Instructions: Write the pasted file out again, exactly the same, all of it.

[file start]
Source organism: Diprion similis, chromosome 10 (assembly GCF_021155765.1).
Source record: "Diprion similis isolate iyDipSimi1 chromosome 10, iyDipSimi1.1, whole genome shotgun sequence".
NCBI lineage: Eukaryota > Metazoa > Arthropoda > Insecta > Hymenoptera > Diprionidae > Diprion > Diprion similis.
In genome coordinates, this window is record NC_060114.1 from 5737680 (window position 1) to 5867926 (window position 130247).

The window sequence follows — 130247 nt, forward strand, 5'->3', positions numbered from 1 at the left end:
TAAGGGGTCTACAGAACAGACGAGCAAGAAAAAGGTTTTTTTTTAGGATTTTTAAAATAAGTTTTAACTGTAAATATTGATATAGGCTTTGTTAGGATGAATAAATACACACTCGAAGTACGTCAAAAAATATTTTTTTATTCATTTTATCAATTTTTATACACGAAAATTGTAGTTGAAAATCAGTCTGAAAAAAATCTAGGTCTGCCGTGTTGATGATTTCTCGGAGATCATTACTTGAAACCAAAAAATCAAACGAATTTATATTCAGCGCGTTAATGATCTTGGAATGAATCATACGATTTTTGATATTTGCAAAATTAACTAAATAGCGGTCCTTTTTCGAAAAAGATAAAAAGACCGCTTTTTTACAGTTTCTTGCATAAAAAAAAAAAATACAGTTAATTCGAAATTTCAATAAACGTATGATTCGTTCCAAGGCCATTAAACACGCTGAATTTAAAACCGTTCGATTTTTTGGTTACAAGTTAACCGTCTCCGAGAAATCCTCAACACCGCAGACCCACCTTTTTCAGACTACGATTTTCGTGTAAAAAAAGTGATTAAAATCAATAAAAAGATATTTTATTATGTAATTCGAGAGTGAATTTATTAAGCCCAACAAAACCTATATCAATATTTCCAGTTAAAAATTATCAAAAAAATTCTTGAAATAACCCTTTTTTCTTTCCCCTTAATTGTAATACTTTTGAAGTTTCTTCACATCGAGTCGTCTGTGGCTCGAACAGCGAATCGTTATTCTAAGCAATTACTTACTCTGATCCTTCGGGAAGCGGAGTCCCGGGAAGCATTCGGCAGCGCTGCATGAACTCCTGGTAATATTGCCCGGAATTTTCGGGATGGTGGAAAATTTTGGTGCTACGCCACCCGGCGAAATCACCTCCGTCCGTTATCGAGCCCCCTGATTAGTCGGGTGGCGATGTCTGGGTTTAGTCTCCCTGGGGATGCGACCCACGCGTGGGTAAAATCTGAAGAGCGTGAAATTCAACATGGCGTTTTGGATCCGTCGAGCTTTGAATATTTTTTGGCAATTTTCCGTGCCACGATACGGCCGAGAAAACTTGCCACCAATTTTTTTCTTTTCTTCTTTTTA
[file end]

Source organism: Diprion similis, chromosome 10 (assembly GCF_021155765.1).
Source record: "Diprion similis isolate iyDipSimi1 chromosome 10, iyDipSimi1.1, whole genome shotgun sequence".
NCBI lineage: Eukaryota > Metazoa > Arthropoda > Insecta > Hymenoptera > Diprionidae > Diprion > Diprion similis.
In genome coordinates, this window is record NC_060114.1 from 5737680 (window position 1) to 5867926 (window position 130247).

The window sequence follows — 130247 nt, forward strand, 5'->3', positions numbered from 1 at the left end:
TAAGGGGTCTACAGAACAGACGAGCAAGAAAAAGGTTTTTTTTTAGGATTTTTAAAATAAGTTTTAACTGTAAATATTGATATAGGCTTTGTTAGGATGAATAAATACACACTCGAAGTACGTCAAAAAATATTTTTTTATTCATTTTATCAATTTTTATACACGAAAATTGTAGTTGAAAATCAGTCTGAAAAAAATCTAGGTCTGCCGTGTTGATGATTTCTCGGAGATCATTACTTGAAACCAAAAAATCAAACGAATTTATATTCAGCGCGTTAATGATCTTGGAATGAATCATACGATTTTTGATATTTGCAAAATTAACTAAATAGCGGTCCTTTTTCGAAAAAGATAAAAAGACCGCTTTTTTACAGTTTCTTGCATAAAAAAAAAAAATACAGTTAATTCGAAATTTCAATAAACGTATGATTCGTTCCAAGGCCATTAAACACGCTGAATTTAAAACCGTTCGATTTTTTGGTTACAAGTTAACCGTCTCCGAGAAATCCTCAACACCGCAGACCCACCTTTTTCAGACTACGATTTTCGTGTAAAAAAAGTGATTAAAATCAATAAAAAGATATTTTATTATGTAATTCGAGAGTGAATTTATTAAGCCCAACAAAACCTATATCAATATTTCCAGTTAAAAATTATCAAAAAAATTCTTGAAATAACCCTTTTTTCTTTCCCCTTAATTGTAATACTTTTGAAGTTTCTTCACATCGAGTCGTCTGTGGCTCGAACAGCGAATCGTTATTCTAAGCAATTACTTACTCTGATCCTTCGGGAAGCGGAGTCCCGGGAAGCATTCGGCAGCGCTGCATGAACTCCTGGTAATATTGCCCGGAATTTTCGGGATGGTGGAAAATTTTGGTGCTACGCCACCCGGCGAAATCACCTCCGTCCGTTATCGAGCCCCCTGATTAGTCGGGTGGCGATGTCTGGGTTTAGTCTCCCTGGGGATGCGACCCACGCGTGGGTAAAATCTGAAGAGCGTGAAATTCAACATGGCGTTTTGGATCCGTCGAGCTTTGAATATTTTTTGGCAATTTTCCGTGCCACGATACGGCCGAGAAAACTTGCCACCAATTTTTTTCTTTTCTTCTTTTTA